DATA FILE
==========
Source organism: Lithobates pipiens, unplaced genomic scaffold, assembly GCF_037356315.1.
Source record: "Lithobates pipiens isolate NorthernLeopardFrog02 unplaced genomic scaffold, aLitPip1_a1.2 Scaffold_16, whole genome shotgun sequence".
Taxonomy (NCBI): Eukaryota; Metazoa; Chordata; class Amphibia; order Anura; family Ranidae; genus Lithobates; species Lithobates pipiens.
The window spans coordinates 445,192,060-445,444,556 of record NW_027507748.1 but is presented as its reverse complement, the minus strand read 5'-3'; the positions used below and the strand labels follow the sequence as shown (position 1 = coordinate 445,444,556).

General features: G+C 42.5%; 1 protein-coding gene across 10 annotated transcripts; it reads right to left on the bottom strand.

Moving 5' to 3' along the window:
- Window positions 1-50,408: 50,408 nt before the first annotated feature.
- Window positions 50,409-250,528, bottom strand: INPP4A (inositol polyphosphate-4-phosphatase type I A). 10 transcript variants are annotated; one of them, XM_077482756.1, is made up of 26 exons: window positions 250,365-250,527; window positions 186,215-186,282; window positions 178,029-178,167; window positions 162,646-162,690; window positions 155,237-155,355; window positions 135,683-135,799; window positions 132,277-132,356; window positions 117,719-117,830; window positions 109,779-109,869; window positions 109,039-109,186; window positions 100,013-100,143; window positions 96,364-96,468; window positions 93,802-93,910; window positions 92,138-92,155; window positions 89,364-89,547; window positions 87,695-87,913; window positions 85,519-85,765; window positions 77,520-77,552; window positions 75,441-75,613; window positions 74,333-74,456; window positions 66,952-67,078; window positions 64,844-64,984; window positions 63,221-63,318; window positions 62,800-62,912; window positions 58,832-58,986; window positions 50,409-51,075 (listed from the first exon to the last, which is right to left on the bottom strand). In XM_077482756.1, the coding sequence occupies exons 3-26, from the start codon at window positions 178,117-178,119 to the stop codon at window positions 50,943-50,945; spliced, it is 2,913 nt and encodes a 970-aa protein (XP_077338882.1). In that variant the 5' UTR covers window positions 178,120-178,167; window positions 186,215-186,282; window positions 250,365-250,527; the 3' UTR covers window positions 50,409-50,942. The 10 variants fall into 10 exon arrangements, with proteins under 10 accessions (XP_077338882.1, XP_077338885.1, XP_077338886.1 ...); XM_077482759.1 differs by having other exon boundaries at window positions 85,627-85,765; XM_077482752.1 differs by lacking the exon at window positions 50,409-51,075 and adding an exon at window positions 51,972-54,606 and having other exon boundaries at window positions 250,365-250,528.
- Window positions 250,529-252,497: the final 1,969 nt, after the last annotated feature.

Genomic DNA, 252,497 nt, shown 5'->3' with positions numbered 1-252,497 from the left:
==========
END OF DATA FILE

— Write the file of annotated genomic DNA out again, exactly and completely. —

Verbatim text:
Source organism: Lithobates pipiens, unplaced genomic scaffold, assembly GCF_037356315.1.
Source record: "Lithobates pipiens isolate NorthernLeopardFrog02 unplaced genomic scaffold, aLitPip1_a1.2 Scaffold_16, whole genome shotgun sequence".
Taxonomy (NCBI): Eukaryota; Metazoa; Chordata; class Amphibia; order Anura; family Ranidae; genus Lithobates; species Lithobates pipiens.
The window spans coordinates 445,192,060-445,444,556 of record NW_027507748.1 but is presented as its reverse complement, the minus strand read 5'-3'; the positions used below and the strand labels follow the sequence as shown (position 1 = coordinate 445,444,556).

General features: G+C 42.5%; 1 protein-coding gene across 10 annotated transcripts; it reads right to left on the bottom strand.

Moving 5' to 3' along the window:
- Window positions 1-50,408: 50,408 nt before the first annotated feature.
- Window positions 50,409-250,528, bottom strand: INPP4A (inositol polyphosphate-4-phosphatase type I A). 10 transcript variants are annotated; one of them, XM_077482756.1, is made up of 26 exons: window positions 250,365-250,527; window positions 186,215-186,282; window positions 178,029-178,167; window positions 162,646-162,690; window positions 155,237-155,355; window positions 135,683-135,799; window positions 132,277-132,356; window positions 117,719-117,830; window positions 109,779-109,869; window positions 109,039-109,186; window positions 100,013-100,143; window positions 96,364-96,468; window positions 93,802-93,910; window positions 92,138-92,155; window positions 89,364-89,547; window positions 87,695-87,913; window positions 85,519-85,765; window positions 77,520-77,552; window positions 75,441-75,613; window positions 74,333-74,456; window positions 66,952-67,078; window positions 64,844-64,984; window positions 63,221-63,318; window positions 62,800-62,912; window positions 58,832-58,986; window positions 50,409-51,075 (listed from the first exon to the last, which is right to left on the bottom strand). In XM_077482756.1, the coding sequence occupies exons 3-26, from the start codon at window positions 178,117-178,119 to the stop codon at window positions 50,943-50,945; spliced, it is 2,913 nt and encodes a 970-aa protein (XP_077338882.1). In that variant the 5' UTR covers window positions 178,120-178,167; window positions 186,215-186,282; window positions 250,365-250,527; the 3' UTR covers window positions 50,409-50,942. The 10 variants fall into 10 exon arrangements, with proteins under 10 accessions (XP_077338882.1, XP_077338885.1, XP_077338886.1 ...); XM_077482759.1 differs by having other exon boundaries at window positions 85,627-85,765; XM_077482752.1 differs by lacking the exon at window positions 50,409-51,075 and adding an exon at window positions 51,972-54,606 and having other exon boundaries at window positions 250,365-250,528.
- Window positions 250,529-252,497: the final 1,969 nt, after the last annotated feature.

Genomic DNA, 252,497 nt, shown 5'->3' with positions numbered 1-252,497 from the left: